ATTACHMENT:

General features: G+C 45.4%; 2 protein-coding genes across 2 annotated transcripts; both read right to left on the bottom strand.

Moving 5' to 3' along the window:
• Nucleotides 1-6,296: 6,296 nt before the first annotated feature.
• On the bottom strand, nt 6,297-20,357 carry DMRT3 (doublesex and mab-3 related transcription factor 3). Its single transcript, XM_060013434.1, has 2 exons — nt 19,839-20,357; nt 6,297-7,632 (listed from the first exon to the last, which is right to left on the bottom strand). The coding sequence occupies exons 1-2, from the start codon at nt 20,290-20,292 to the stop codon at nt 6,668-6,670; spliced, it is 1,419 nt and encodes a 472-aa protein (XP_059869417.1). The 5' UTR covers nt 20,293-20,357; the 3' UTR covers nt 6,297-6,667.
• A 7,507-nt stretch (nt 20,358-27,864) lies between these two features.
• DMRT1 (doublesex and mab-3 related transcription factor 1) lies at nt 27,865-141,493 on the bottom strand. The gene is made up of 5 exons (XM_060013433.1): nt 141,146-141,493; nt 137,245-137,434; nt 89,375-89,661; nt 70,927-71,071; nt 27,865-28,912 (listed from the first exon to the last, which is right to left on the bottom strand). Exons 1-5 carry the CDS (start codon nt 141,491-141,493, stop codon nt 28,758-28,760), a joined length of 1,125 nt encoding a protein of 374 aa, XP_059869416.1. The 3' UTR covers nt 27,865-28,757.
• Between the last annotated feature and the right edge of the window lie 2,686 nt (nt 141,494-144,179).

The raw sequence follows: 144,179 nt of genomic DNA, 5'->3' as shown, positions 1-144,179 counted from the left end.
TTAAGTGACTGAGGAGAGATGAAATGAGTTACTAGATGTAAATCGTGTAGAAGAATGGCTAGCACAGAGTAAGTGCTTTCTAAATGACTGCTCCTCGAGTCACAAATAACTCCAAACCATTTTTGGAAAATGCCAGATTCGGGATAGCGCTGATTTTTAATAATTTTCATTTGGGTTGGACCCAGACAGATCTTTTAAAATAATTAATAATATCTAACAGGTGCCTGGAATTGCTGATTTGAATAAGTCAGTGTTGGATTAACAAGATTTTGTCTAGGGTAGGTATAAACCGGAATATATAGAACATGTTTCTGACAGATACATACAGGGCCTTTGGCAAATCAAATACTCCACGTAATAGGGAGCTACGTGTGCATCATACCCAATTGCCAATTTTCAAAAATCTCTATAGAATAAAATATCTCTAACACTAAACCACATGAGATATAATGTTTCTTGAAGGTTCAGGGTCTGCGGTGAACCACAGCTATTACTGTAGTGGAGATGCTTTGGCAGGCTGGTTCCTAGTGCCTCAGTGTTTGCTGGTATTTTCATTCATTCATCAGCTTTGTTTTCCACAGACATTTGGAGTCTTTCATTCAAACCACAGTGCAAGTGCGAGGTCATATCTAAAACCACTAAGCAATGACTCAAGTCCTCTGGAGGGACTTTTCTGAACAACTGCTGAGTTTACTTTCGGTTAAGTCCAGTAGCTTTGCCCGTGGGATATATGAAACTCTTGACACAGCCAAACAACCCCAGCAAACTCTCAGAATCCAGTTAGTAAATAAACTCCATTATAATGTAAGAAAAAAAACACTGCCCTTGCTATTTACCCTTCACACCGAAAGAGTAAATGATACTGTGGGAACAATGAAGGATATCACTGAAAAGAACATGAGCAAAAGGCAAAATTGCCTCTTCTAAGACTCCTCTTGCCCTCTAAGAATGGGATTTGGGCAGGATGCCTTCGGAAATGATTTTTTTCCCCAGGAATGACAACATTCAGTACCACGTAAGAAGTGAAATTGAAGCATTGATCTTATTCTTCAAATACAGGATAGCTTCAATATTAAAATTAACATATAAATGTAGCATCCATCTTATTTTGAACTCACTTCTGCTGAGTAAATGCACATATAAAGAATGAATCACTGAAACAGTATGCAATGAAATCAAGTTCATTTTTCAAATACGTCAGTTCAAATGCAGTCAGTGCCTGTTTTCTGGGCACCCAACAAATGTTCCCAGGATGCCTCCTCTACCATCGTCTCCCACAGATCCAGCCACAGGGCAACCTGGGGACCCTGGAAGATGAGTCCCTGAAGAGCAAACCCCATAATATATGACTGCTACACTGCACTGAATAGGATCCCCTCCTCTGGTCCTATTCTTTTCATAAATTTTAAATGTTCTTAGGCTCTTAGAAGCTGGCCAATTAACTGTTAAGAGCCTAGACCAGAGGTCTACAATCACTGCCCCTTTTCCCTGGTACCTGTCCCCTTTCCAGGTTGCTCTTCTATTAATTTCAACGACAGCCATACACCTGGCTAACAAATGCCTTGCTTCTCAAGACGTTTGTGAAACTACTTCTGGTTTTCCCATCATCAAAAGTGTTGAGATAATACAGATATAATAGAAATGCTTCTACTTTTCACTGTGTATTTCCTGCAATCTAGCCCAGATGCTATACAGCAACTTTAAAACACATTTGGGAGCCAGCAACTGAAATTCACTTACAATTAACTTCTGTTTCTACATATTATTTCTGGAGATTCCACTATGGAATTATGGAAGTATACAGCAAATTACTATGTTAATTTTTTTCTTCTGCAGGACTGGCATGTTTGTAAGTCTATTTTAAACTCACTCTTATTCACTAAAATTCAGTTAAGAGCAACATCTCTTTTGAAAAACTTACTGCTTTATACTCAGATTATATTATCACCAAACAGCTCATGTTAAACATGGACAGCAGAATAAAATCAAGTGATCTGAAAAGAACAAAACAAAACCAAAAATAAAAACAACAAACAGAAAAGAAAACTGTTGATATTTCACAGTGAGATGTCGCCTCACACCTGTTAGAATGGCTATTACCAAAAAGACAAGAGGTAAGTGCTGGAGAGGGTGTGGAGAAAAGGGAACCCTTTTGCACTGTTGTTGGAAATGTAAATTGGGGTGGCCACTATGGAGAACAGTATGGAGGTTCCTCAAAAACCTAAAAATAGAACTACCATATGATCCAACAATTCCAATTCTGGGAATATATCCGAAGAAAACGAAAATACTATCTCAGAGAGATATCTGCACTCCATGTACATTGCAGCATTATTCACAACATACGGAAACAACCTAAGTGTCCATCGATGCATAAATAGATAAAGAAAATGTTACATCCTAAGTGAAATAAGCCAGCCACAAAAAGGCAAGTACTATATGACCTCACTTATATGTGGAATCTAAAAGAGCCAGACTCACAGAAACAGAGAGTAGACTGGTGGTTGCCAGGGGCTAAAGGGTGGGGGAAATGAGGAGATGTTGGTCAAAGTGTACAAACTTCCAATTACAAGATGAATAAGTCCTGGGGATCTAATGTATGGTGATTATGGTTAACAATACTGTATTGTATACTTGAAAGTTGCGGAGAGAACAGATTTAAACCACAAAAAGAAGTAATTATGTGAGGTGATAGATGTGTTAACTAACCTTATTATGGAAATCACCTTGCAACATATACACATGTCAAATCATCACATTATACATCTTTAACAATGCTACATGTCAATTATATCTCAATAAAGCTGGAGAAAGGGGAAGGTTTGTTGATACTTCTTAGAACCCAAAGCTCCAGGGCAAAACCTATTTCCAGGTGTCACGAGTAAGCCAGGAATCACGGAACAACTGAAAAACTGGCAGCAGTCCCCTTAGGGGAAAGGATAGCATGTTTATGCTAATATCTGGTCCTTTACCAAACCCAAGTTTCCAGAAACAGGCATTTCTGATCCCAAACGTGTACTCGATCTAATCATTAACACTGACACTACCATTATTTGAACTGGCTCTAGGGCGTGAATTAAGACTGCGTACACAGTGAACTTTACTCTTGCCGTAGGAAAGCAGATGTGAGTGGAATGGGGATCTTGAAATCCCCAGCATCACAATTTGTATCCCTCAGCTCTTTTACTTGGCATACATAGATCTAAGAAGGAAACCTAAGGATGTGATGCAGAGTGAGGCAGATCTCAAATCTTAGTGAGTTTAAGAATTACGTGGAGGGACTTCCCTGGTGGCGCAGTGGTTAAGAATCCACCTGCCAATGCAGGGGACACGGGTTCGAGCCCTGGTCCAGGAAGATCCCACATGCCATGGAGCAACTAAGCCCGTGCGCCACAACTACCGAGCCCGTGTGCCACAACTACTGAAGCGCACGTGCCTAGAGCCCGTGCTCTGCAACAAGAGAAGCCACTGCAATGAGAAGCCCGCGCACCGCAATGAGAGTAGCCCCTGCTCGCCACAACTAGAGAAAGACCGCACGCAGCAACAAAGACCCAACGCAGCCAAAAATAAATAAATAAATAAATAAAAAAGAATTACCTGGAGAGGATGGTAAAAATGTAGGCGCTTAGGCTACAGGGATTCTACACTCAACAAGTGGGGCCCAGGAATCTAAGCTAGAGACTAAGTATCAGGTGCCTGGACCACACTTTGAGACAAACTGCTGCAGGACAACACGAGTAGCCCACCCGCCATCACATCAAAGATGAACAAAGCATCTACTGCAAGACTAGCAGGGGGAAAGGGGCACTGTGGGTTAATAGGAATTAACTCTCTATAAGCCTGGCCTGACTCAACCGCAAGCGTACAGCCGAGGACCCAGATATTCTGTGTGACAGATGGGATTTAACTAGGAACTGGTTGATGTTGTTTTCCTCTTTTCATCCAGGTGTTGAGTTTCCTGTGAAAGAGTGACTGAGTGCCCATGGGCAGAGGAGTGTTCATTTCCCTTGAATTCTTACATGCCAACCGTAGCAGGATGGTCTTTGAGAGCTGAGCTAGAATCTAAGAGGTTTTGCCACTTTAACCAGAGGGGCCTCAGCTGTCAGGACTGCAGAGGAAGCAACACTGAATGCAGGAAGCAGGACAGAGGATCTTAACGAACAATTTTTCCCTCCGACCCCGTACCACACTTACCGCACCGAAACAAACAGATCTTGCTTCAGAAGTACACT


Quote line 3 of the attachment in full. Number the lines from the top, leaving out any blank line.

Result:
• Nucleotides 1-6,296: 6,296 nt before the first annotated feature.